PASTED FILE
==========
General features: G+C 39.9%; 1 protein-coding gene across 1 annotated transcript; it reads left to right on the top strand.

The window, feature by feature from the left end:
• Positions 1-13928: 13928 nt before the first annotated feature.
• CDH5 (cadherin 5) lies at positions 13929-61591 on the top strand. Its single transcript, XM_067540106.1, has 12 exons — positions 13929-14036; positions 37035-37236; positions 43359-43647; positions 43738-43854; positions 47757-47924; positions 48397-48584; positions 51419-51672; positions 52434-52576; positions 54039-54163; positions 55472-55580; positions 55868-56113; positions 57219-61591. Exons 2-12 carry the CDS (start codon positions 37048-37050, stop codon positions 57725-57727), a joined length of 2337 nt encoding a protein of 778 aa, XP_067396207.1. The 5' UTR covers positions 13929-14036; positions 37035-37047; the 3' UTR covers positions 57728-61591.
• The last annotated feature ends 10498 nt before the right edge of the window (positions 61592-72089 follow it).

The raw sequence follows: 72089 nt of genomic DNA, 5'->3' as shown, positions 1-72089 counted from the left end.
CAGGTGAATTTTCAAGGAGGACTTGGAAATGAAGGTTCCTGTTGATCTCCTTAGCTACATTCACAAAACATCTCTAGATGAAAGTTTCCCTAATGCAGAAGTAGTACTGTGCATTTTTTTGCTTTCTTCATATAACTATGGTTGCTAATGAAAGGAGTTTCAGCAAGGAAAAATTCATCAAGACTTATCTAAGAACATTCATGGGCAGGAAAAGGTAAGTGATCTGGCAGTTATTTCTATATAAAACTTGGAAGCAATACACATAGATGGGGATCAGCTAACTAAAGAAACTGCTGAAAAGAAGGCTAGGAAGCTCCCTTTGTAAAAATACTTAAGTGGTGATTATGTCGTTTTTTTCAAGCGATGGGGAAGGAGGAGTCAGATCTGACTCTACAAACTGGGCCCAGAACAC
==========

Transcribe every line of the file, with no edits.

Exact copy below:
General features: G+C 39.9%; 1 protein-coding gene across 1 annotated transcript; it reads left to right on the top strand.

The window, feature by feature from the left end:
• Positions 1-13928: 13928 nt before the first annotated feature.
• CDH5 (cadherin 5) lies at positions 13929-61591 on the top strand. Its single transcript, XM_067540106.1, has 12 exons — positions 13929-14036; positions 37035-37236; positions 43359-43647; positions 43738-43854; positions 47757-47924; positions 48397-48584; positions 51419-51672; positions 52434-52576; positions 54039-54163; positions 55472-55580; positions 55868-56113; positions 57219-61591. Exons 2-12 carry the CDS (start codon positions 37048-37050, stop codon positions 57725-57727), a joined length of 2337 nt encoding a protein of 778 aa, XP_067396207.1. The 5' UTR covers positions 13929-14036; positions 37035-37047; the 3' UTR covers positions 57728-61591.
• The last annotated feature ends 10498 nt before the right edge of the window (positions 61592-72089 follow it).

The raw sequence follows: 72089 nt of genomic DNA, 5'->3' as shown, positions 1-72089 counted from the left end.
CAGGTGAATTTTCAAGGAGGACTTGGAAATGAAGGTTCCTGTTGATCTCCTTAGCTACATTCACAAAACATCTCTAGATGAAAGTTTCCCTAATGCAGAAGTAGTACTGTGCATTTTTTTGCTTTCTTCATATAACTATGGTTGCTAATGAAAGGAGTTTCAGCAAGGAAAAATTCATCAAGACTTATCTAAGAACATTCATGGGCAGGAAAAGGTAAGTGATCTGGCAGTTATTTCTATATAAAACTTGGAAGCAATACACATAGATGGGGATCAGCTAACTAAAGAAACTGCTGAAAAGAAGGCTAGGAAGCTCCCTTTGTAAAAATACTTAAGTGGTGATTATGTCGTTTTTTTCAAGCGATGGGGAAGGAGGAGTCAGATCTGACTCTACAAACTGGGCCCAGAACAC